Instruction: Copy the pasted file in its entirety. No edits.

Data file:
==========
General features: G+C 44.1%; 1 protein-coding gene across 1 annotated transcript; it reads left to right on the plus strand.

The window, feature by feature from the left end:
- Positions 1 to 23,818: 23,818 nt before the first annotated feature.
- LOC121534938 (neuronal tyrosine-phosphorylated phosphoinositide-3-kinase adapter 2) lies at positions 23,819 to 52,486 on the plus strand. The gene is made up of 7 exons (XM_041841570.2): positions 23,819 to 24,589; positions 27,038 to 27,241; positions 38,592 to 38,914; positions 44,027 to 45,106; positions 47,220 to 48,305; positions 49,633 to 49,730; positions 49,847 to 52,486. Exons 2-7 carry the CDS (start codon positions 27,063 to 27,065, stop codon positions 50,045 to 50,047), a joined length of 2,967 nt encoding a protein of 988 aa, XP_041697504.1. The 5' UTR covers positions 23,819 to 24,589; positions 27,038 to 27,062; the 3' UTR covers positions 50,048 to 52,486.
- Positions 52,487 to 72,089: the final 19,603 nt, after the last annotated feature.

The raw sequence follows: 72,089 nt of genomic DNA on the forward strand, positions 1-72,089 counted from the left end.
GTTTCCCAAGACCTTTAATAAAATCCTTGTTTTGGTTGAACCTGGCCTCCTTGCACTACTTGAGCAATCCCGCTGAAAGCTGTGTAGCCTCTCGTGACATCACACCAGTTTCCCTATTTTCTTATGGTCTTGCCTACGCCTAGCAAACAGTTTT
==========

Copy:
General features: G+C 44.1%; 1 protein-coding gene across 1 annotated transcript; it reads left to right on the plus strand.

The window, feature by feature from the left end:
- Positions 1 to 23,818: 23,818 nt before the first annotated feature.
- LOC121534938 (neuronal tyrosine-phosphorylated phosphoinositide-3-kinase adapter 2) lies at positions 23,819 to 52,486 on the plus strand. The gene is made up of 7 exons (XM_041841570.2): positions 23,819 to 24,589; positions 27,038 to 27,241; positions 38,592 to 38,914; positions 44,027 to 45,106; positions 47,220 to 48,305; positions 49,633 to 49,730; positions 49,847 to 52,486. Exons 2-7 carry the CDS (start codon positions 27,063 to 27,065, stop codon positions 50,045 to 50,047), a joined length of 2,967 nt encoding a protein of 988 aa, XP_041697504.1. The 5' UTR covers positions 23,819 to 24,589; positions 27,038 to 27,062; the 3' UTR covers positions 50,048 to 52,486.
- Positions 52,487 to 72,089: the final 19,603 nt, after the last annotated feature.

The raw sequence follows: 72,089 nt of genomic DNA on the forward strand, positions 1-72,089 counted from the left end.
GTTTCCCAAGACCTTTAATAAAATCCTTGTTTTGGTTGAACCTGGCCTCCTTGCACTACTTGAGCAATCCCGCTGAAAGCTGTGTAGCCTCTCGTGACATCACACCAGTTTCCCTATTTTCTTATGGTCTTGCCTACGCCTAGCAAACAGTTTT